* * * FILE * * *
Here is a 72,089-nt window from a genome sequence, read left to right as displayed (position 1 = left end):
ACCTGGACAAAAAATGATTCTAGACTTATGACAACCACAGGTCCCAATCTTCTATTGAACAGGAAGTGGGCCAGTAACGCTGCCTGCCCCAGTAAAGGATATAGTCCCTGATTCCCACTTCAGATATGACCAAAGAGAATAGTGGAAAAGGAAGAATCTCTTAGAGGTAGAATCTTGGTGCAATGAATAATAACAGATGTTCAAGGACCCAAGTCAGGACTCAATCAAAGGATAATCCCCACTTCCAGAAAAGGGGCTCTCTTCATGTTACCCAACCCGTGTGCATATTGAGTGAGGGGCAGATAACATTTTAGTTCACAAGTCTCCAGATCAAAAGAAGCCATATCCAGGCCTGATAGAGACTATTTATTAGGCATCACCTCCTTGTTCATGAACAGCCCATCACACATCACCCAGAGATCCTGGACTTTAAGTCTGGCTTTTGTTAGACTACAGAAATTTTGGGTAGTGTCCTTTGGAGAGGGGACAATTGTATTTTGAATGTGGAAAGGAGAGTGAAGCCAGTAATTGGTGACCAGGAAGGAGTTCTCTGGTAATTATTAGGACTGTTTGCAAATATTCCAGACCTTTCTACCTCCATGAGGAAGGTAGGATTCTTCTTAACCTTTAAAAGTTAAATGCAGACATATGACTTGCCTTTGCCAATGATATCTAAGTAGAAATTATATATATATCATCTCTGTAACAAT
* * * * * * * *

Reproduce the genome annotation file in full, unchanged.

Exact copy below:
Here is a 72,089-nt window from a genome sequence, read left to right as displayed (position 1 = left end):
ACCTGGACAAAAAATGATTCTAGACTTATGACAACCACAGGTCCCAATCTTCTATTGAACAGGAAGTGGGCCAGTAACGCTGCCTGCCCCAGTAAAGGATATAGTCCCTGATTCCCACTTCAGATATGACCAAAGAGAATAGTGGAAAAGGAAGAATCTCTTAGAGGTAGAATCTTGGTGCAATGAATAATAACAGATGTTCAAGGACCCAAGTCAGGACTCAATCAAAGGATAATCCCCACTTCCAGAAAAGGGGCTCTCTTCATGTTACCCAACCCGTGTGCATATTGAGTGAGGGGCAGATAACATTTTAGTTCACAAGTCTCCAGATCAAAAGAAGCCATATCCAGGCCTGATAGAGACTATTTATTAGGCATCACCTCCTTGTTCATGAACAGCCCATCACACATCACCCAGAGATCCTGGACTTTAAGTCTGGCTTTTGTTAGACTACAGAAATTTTGGGTAGTGTCCTTTGGAGAGGGGACAATTGTATTTTGAATGTGGAAAGGAGAGTGAAGCCAGTAATTGGTGACCAGGAAGGAGTTCTCTGGTAATTATTAGGACTGTTTGCAAATATTCCAGACCTTTCTACCTCCATGAGGAAGGTAGGATTCTTCTTAACCTTTAAAAGTTAAATGCAGACATATGACTTGCCTTTGCCAATGATATCTAAGTAGAAATTATATATATATCATCTCTGTAACAAT